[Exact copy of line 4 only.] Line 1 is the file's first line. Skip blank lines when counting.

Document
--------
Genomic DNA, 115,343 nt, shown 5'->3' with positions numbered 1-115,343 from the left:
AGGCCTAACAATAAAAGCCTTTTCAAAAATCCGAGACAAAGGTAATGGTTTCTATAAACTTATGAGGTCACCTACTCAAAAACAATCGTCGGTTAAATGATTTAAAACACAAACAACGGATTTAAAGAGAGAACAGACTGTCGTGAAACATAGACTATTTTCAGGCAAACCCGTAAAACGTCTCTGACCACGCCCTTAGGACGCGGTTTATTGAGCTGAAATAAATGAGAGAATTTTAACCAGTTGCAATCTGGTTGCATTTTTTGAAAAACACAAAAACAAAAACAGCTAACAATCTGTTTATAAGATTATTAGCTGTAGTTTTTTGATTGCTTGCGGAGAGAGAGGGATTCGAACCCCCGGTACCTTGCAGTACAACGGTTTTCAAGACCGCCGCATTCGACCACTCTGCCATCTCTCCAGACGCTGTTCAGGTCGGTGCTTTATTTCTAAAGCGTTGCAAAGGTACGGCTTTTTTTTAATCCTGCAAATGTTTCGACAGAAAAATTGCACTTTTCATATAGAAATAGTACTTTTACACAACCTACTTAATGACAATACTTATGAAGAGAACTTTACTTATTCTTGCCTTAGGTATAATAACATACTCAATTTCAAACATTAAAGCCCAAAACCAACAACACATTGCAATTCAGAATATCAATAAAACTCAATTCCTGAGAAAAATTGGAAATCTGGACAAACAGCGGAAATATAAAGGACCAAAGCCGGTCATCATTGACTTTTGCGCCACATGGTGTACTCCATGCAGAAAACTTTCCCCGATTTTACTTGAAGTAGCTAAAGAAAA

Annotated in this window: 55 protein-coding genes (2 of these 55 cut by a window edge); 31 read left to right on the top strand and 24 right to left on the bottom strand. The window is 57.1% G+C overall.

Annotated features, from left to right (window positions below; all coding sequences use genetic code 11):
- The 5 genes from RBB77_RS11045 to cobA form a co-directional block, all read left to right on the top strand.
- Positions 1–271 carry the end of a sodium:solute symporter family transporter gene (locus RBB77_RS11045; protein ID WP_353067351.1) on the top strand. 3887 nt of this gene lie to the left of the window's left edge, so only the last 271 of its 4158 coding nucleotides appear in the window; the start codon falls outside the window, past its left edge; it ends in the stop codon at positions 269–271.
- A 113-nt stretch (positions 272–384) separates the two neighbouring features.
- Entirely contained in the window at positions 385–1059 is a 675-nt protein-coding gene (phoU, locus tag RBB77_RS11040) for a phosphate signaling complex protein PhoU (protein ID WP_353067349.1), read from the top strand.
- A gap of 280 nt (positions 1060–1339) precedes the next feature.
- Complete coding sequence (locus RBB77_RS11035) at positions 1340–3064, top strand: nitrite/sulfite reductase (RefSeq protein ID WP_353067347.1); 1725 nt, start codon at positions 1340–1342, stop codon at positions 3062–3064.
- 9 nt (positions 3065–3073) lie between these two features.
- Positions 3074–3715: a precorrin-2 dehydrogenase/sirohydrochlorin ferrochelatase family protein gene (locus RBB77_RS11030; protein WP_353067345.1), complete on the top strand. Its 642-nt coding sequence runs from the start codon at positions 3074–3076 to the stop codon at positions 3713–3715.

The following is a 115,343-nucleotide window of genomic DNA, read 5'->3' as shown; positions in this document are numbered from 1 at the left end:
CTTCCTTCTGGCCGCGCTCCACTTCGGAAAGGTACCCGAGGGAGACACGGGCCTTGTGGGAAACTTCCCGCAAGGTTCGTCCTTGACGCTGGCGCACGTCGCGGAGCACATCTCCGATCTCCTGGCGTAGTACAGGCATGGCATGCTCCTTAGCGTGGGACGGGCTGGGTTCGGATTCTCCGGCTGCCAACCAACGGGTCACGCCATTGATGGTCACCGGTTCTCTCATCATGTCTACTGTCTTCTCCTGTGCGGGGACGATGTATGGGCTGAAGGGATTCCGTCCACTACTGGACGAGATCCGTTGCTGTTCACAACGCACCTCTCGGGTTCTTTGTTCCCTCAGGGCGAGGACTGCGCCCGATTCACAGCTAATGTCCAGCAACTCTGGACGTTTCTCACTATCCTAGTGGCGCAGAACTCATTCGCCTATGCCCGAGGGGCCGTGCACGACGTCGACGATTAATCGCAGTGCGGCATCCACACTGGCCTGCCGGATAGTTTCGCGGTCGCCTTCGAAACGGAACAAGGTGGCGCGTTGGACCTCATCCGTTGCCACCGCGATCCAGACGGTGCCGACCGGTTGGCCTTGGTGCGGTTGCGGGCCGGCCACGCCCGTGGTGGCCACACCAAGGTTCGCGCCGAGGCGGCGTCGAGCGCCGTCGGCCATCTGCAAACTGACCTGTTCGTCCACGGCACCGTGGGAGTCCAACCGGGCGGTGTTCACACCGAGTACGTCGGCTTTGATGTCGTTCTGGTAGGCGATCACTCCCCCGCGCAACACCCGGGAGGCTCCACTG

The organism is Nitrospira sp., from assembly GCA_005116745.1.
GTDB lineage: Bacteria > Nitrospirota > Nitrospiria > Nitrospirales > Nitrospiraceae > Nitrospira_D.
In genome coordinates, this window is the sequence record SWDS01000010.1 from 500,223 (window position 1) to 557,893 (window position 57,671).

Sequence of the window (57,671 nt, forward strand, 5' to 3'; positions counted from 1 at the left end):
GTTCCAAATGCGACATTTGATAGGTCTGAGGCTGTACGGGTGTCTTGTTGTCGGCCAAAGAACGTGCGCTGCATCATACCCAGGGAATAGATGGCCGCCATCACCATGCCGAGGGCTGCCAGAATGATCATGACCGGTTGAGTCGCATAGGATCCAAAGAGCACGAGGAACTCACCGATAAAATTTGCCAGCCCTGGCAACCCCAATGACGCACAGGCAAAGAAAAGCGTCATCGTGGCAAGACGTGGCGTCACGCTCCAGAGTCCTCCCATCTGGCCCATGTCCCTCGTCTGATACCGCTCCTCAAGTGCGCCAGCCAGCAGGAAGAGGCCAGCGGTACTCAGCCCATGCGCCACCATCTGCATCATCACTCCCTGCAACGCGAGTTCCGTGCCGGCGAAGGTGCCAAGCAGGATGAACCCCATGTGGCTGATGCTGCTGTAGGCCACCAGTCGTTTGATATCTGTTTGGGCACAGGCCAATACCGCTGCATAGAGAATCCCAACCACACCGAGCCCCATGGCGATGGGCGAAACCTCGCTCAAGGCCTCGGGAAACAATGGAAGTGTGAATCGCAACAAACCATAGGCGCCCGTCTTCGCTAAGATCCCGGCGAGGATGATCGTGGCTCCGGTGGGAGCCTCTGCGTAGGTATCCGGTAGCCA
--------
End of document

Annotated features, from left to right (window positions below; all coding sequences use genetic code 11):